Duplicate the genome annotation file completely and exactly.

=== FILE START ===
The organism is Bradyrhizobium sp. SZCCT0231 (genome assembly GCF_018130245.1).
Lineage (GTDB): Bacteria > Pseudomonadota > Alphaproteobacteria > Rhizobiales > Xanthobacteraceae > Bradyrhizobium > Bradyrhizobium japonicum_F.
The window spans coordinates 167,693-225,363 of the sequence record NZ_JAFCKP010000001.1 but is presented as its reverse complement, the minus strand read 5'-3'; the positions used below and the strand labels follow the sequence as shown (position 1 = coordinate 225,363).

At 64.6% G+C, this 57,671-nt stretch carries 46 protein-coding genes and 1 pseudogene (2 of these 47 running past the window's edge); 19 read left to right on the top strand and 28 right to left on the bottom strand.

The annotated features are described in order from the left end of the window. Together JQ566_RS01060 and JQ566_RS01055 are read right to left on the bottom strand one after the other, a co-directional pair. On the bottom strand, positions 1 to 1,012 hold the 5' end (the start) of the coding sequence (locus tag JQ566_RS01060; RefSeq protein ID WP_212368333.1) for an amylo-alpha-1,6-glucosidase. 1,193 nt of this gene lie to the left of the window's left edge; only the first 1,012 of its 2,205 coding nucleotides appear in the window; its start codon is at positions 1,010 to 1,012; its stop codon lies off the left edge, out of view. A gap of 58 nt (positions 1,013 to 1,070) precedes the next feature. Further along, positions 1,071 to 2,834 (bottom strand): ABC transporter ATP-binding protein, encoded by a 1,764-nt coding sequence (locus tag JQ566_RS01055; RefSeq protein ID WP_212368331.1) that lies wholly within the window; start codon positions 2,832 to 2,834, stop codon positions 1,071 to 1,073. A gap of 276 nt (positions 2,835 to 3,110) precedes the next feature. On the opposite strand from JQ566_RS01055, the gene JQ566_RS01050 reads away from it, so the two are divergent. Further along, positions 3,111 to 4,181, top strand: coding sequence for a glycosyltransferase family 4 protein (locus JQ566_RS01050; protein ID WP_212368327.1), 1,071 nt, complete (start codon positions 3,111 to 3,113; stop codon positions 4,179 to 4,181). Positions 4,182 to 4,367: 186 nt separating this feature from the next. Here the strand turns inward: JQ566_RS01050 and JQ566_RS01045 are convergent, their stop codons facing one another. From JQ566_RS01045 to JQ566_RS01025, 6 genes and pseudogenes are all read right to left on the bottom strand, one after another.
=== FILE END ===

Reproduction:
The organism is Bradyrhizobium sp. SZCCT0231 (genome assembly GCF_018130245.1).
Lineage (GTDB): Bacteria > Pseudomonadota > Alphaproteobacteria > Rhizobiales > Xanthobacteraceae > Bradyrhizobium > Bradyrhizobium japonicum_F.
The window spans coordinates 167,693-225,363 of the sequence record NZ_JAFCKP010000001.1 but is presented as its reverse complement, the minus strand read 5'-3'; the positions used below and the strand labels follow the sequence as shown (position 1 = coordinate 225,363).

At 64.6% G+C, this 57,671-nt stretch carries 46 protein-coding genes and 1 pseudogene (2 of these 47 running past the window's edge); 19 read left to right on the top strand and 28 right to left on the bottom strand.

The annotated features are described in order from the left end of the window. Together JQ566_RS01060 and JQ566_RS01055 are read right to left on the bottom strand one after the other, a co-directional pair. On the bottom strand, positions 1 to 1,012 hold the 5' end (the start) of the coding sequence (locus tag JQ566_RS01060; RefSeq protein ID WP_212368333.1) for an amylo-alpha-1,6-glucosidase. 1,193 nt of this gene lie to the left of the window's left edge; only the first 1,012 of its 2,205 coding nucleotides appear in the window; its start codon is at positions 1,010 to 1,012; its stop codon lies off the left edge, out of view. A gap of 58 nt (positions 1,013 to 1,070) precedes the next feature. Further along, positions 1,071 to 2,834 (bottom strand): ABC transporter ATP-binding protein, encoded by a 1,764-nt coding sequence (locus tag JQ566_RS01055; RefSeq protein ID WP_212368331.1) that lies wholly within the window; start codon positions 2,832 to 2,834, stop codon positions 1,071 to 1,073. A gap of 276 nt (positions 2,835 to 3,110) precedes the next feature. On the opposite strand from JQ566_RS01055, the gene JQ566_RS01050 reads away from it, so the two are divergent. Further along, positions 3,111 to 4,181, top strand: coding sequence for a glycosyltransferase family 4 protein (locus JQ566_RS01050; protein ID WP_212368327.1), 1,071 nt, complete (start codon positions 3,111 to 3,113; stop codon positions 4,179 to 4,181). Positions 4,182 to 4,367: 186 nt separating this feature from the next. Here the strand turns inward: JQ566_RS01050 and JQ566_RS01045 are convergent, their stop codons facing one another. From JQ566_RS01045 to JQ566_RS01025, 6 genes and pseudogenes are all read right to left on the bottom strand, one after another.